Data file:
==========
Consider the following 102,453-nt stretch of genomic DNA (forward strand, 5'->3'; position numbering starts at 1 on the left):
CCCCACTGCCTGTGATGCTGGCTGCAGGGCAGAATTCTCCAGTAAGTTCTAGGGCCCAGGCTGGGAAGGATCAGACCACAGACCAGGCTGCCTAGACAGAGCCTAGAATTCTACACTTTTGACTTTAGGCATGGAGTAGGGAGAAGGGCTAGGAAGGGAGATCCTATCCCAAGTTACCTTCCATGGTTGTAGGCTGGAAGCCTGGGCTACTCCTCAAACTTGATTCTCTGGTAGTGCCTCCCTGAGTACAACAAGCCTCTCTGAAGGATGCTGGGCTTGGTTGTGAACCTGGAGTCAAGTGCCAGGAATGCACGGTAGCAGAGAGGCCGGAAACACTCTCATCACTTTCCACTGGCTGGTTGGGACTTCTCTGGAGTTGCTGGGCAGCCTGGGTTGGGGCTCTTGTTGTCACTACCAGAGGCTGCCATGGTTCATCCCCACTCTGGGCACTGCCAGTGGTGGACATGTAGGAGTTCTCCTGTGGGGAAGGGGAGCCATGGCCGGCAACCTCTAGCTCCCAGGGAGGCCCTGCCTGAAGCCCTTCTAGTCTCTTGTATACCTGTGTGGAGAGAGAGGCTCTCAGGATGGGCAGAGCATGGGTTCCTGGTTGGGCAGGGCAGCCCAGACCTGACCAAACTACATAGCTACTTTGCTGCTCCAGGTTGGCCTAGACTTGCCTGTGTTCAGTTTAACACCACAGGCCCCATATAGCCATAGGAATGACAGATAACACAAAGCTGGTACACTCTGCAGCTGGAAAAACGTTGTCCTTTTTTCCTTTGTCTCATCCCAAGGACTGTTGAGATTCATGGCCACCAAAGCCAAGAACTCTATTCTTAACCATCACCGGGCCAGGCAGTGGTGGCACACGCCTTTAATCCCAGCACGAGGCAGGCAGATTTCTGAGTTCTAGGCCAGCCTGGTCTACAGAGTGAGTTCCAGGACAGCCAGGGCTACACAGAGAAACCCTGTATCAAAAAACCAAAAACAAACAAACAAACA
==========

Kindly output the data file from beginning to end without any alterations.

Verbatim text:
Consider the following 102,453-nt stretch of genomic DNA (forward strand, 5'->3'; position numbering starts at 1 on the left):
CCCCACTGCCTGTGATGCTGGCTGCAGGGCAGAATTCTCCAGTAAGTTCTAGGGCCCAGGCTGGGAAGGATCAGACCACAGACCAGGCTGCCTAGACAGAGCCTAGAATTCTACACTTTTGACTTTAGGCATGGAGTAGGGAGAAGGGCTAGGAAGGGAGATCCTATCCCAAGTTACCTTCCATGGTTGTAGGCTGGAAGCCTGGGCTACTCCTCAAACTTGATTCTCTGGTAGTGCCTCCCTGAGTACAACAAGCCTCTCTGAAGGATGCTGGGCTTGGTTGTGAACCTGGAGTCAAGTGCCAGGAATGCACGGTAGCAGAGAGGCCGGAAACACTCTCATCACTTTCCACTGGCTGGTTGGGACTTCTCTGGAGTTGCTGGGCAGCCTGGGTTGGGGCTCTTGTTGTCACTACCAGAGGCTGCCATGGTTCATCCCCACTCTGGGCACTGCCAGTGGTGGACATGTAGGAGTTCTCCTGTGGGGAAGGGGAGCCATGGCCGGCAACCTCTAGCTCCCAGGGAGGCCCTGCCTGAAGCCCTTCTAGTCTCTTGTATACCTGTGTGGAGAGAGAGGCTCTCAGGATGGGCAGAGCATGGGTTCCTGGTTGGGCAGGGCAGCCCAGACCTGACCAAACTACATAGCTACTTTGCTGCTCCAGGTTGGCCTAGACTTGCCTGTGTTCAGTTTAACACCACAGGCCCCATATAGCCATAGGAATGACAGATAACACAAAGCTGGTACACTCTGCAGCTGGAAAAACGTTGTCCTTTTTTCCTTTGTCTCATCCCAAGGACTGTTGAGATTCATGGCCACCAAAGCCAAGAACTCTATTCTTAACCATCACCGGGCCAGGCAGTGGTGGCACACGCCTTTAATCCCAGCACGAGGCAGGCAGATTTCTGAGTTCTAGGCCAGCCTGGTCTACAGAGTGAGTTCCAGGACAGCCAGGGCTACACAGAGAAACCCTGTATCAAAAAACCAAAAACAAACAAACAAACA